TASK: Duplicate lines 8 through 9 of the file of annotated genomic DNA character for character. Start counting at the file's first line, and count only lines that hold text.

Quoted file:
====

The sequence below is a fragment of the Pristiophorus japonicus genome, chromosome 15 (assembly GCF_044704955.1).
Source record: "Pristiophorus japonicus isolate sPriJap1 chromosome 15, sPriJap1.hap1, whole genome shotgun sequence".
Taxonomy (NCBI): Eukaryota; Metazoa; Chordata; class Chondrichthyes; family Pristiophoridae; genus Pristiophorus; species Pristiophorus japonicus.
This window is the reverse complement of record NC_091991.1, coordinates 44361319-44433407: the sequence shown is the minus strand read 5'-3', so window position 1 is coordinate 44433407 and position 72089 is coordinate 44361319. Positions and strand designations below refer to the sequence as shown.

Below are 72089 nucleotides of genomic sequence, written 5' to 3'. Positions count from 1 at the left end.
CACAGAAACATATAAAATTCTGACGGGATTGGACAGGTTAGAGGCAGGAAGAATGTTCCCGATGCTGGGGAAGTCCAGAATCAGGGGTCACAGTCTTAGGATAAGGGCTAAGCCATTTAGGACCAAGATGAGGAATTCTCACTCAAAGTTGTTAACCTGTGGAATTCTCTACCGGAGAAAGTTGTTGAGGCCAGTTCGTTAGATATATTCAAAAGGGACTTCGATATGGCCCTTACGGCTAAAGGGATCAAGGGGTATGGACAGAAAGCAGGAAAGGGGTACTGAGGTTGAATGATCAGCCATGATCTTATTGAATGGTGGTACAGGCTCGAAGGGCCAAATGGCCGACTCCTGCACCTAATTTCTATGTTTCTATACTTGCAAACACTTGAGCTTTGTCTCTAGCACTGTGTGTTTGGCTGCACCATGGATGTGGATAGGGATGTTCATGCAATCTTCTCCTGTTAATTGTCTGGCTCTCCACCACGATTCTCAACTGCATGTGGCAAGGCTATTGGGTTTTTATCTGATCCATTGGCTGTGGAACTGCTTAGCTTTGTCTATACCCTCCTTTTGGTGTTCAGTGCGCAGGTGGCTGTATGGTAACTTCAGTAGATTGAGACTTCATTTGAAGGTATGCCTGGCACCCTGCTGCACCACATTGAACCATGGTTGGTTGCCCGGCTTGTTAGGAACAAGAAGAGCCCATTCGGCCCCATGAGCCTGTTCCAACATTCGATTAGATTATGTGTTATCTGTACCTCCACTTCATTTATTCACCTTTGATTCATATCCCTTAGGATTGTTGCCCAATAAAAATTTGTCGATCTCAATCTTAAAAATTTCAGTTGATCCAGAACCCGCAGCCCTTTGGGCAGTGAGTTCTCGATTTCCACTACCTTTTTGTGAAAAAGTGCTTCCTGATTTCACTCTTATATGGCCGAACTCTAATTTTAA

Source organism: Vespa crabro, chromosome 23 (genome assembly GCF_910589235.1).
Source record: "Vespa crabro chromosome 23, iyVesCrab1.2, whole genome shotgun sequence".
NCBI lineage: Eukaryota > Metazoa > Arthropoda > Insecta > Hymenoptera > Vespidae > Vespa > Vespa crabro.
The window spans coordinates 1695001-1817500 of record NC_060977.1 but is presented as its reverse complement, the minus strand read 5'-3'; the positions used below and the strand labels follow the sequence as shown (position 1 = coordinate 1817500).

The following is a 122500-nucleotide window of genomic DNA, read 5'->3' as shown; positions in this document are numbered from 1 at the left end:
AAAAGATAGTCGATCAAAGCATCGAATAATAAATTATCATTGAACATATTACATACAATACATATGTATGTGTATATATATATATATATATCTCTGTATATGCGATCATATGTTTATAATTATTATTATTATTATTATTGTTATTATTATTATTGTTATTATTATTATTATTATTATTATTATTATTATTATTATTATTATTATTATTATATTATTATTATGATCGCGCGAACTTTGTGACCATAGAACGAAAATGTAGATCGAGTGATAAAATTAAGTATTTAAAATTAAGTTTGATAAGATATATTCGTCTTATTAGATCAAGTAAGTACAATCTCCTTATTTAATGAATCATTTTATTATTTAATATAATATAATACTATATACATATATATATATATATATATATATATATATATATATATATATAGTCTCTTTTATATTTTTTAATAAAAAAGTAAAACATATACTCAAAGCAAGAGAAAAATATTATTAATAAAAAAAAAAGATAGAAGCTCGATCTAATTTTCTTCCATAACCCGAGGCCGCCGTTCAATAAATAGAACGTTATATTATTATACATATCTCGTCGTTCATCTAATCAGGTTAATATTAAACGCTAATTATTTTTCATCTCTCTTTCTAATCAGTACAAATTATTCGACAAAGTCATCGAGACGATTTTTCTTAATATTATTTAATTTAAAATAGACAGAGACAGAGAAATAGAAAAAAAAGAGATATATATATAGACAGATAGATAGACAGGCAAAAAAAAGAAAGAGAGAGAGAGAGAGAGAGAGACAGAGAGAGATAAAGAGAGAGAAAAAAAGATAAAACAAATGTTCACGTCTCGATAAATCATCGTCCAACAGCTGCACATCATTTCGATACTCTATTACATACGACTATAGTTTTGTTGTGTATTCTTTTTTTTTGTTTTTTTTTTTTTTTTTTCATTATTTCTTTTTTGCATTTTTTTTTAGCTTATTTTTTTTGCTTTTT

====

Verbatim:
Source record: "Vespa crabro chromosome 23, iyVesCrab1.2, whole genome shotgun sequence".
NCBI lineage: Eukaryota > Metazoa > Arthropoda > Insecta > Hymenoptera > Vespidae > Vespa > Vespa crabro.